Sex crimes make up many offenses that are committed in the state of Illinois and beyond, unfortunately. A defendant may be rightly or wrongfully accused of a crime, but if you are found guilty, then you can face serious consequences – including being labeled a sexual predator.
Many people aren’t aware of the difference between a sexual predator and a sexual offender, but there is a difference in the eyes of the state of Illinois. Here is what you need to know about sexual predators and how that designation is made.
Sexual Predators: Who Are They?
On a very basic level, a sexual predator is someone who commits one or more sex crimes and is considered a person who is likely to commit these crimes again in the future. Each state has its own rules about who is labeled a sexual predator – because of the differences that can occur in the amount of violence in a case or how predatory their behavior actually is.
In Illinois, the most serious sex crimes will label a person a sexual predator. For example, anyone who is convicted of a severe sex crime or repeats the same sex crime over and over again, such as criminal sexual assault or child pornography, will be labeled as a sexual predator by the state.
So, a person can be convicted of a sex crime in Illinois but not necessarily be considered a sexual predator. That is a category reserved for those who commit very serious sex crimes or who are repeat offenders.
What Are The Consequences of Being a Sexual Predator
The designation as a sexual offender or a sexual predator directly relates to the sex offender registry in the state. Those who are considered sex offenders will be required to register for a certain number of years, depending on the crime of which they were convicted. A sexual predator, on the other hand, will be required to register as a sex offender for life.
What Happens When Your Register as a Sex Offender?
Registration as a sex offender in Illinois means that there are certain rules you must live by. If you don’t, you violate the terms of your sex registration and can face criminal consequences.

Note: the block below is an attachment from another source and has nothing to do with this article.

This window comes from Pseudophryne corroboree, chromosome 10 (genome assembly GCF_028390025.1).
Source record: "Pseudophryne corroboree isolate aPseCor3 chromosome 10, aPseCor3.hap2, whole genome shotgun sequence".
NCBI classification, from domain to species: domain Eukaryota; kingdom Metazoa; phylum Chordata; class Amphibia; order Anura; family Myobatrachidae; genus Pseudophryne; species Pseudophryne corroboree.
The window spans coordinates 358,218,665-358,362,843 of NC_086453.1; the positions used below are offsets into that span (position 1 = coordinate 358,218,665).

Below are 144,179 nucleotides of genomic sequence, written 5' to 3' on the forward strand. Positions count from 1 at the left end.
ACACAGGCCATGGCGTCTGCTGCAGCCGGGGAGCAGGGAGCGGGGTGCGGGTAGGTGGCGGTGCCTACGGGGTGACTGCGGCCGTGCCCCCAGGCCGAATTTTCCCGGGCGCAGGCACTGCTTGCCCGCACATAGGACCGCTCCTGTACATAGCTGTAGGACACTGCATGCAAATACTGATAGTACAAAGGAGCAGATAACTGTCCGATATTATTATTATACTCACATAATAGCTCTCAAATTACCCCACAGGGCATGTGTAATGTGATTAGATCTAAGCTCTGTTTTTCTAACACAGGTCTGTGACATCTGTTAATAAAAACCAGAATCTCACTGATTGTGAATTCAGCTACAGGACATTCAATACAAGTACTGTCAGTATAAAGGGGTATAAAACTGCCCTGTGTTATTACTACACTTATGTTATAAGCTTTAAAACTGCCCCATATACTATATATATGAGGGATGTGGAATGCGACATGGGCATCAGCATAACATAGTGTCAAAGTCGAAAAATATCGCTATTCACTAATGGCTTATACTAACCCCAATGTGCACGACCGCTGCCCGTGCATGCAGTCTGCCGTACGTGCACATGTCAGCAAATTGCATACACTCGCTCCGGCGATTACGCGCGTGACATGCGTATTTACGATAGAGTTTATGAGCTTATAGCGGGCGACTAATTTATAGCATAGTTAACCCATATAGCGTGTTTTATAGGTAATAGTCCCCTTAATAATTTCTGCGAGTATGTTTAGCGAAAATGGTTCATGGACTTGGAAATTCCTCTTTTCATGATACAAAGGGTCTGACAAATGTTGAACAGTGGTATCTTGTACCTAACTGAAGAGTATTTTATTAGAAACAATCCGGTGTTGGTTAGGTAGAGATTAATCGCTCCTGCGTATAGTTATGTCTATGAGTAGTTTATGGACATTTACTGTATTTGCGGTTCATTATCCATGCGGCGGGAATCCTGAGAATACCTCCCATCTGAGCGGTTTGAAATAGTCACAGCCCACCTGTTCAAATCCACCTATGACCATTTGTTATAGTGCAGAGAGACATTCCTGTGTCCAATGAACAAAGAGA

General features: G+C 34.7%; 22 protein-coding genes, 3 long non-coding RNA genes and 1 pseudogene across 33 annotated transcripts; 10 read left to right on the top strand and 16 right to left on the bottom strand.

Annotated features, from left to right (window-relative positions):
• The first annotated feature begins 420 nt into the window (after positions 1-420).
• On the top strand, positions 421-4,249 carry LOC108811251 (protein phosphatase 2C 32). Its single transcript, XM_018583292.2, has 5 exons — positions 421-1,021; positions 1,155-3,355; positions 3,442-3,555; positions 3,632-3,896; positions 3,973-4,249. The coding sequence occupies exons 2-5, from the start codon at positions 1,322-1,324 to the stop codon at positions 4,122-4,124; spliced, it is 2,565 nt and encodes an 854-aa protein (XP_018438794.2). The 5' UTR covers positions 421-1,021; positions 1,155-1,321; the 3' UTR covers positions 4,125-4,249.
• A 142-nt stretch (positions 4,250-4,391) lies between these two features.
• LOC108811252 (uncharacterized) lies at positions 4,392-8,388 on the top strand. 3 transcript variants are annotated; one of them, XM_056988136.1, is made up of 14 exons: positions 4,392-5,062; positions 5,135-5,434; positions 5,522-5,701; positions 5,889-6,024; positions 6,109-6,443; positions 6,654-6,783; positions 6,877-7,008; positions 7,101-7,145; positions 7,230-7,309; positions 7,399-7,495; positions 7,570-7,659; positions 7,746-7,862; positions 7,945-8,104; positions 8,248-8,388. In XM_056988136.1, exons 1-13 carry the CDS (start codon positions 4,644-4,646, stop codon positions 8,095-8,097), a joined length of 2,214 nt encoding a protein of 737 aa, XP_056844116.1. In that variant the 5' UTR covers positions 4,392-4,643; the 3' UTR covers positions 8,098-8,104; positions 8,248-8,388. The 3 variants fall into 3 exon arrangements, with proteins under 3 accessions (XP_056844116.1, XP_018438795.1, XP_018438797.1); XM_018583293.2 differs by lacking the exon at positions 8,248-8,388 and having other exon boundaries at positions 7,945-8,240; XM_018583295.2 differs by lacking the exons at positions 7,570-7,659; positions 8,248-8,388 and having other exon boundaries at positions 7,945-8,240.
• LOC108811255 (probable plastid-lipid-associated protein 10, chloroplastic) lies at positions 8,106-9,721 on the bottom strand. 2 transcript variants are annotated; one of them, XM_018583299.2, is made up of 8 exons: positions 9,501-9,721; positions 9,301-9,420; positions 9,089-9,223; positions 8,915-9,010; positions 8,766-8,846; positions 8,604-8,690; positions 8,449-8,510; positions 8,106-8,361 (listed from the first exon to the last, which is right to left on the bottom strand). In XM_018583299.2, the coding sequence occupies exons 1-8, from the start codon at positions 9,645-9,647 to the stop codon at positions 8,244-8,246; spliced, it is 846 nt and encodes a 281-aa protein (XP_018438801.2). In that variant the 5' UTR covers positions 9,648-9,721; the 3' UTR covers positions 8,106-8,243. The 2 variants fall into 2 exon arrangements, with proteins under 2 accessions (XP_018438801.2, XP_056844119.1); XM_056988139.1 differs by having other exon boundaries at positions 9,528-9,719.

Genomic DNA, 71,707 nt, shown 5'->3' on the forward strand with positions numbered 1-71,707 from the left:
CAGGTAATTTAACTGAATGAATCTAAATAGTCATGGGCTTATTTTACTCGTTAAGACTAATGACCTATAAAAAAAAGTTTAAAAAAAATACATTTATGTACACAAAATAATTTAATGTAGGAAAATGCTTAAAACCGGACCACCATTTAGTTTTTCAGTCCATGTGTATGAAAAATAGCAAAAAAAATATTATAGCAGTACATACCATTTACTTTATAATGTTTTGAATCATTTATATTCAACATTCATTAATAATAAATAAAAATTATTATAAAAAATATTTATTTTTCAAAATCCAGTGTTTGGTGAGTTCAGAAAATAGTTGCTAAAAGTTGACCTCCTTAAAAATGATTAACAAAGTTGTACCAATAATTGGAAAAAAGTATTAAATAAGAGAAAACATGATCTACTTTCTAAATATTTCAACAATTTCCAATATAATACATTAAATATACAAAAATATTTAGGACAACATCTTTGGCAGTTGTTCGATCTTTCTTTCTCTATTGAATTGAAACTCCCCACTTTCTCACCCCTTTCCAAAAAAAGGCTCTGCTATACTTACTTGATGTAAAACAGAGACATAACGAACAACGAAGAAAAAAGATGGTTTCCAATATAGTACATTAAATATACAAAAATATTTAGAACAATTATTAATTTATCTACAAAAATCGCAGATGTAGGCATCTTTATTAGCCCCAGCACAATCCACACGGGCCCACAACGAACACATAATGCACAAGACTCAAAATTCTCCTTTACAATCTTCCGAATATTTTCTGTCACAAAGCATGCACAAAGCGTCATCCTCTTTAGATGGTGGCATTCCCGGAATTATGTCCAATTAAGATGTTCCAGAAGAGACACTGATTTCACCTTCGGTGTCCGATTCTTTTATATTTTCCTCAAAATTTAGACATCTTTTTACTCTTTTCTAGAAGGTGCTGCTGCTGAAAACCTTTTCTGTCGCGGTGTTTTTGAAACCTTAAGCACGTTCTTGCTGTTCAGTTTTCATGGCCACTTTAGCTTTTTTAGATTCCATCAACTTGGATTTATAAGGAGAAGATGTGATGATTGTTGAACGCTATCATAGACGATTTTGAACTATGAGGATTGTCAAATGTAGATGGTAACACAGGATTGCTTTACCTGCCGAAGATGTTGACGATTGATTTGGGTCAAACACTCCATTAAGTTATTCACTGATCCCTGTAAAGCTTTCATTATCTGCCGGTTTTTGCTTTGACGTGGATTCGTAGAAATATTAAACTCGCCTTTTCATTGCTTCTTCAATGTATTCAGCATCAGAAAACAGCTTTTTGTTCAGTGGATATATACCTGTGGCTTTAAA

Sex offenders on the registry are required to register their residential address with local law enforcement every 12 months. Those designated as sexual predators must register with local law enforcement every 90 days. If you’re visiting another state, you must register, there as well.
Sexual predators cannot go within 500 feet of a public park or school. They are also prohibited from accessing social media, or they may face criminal charges. The identifying information on the sex offender registry is public, so anyone can look up who you are and your conviction. Schools especially have access to this information.
If you’re not classified as a sexual predator, then you can have yourself removed from the registry after a period of 10 years. Sexual predators must register for life.
As you can see, being accused of a sex crime that can result in classification as a sexual predator is serious. It’s something that can follow you around forever. That’s why if you’re accused of sex crimes, you should have an experienced criminal attorney on your side to help you understand the nature of your charges – and to craft a robust defense.
About the Author
Sami Azhari has been working as a lawyer since 2007, after receiving his Juris Doctor from the Michigan State University College of Law. He has handled numerous state and federal cases, and is known throughout the Chicago and Rolling Meadows area for providing his clients with high-quality, skilled representation. He has been recognized by Avvo (2013 and 2018), SuperLawyers (2015-2020), The National Trial Lawyers, and other notable organizations, and has spoken at a number of legal conferences.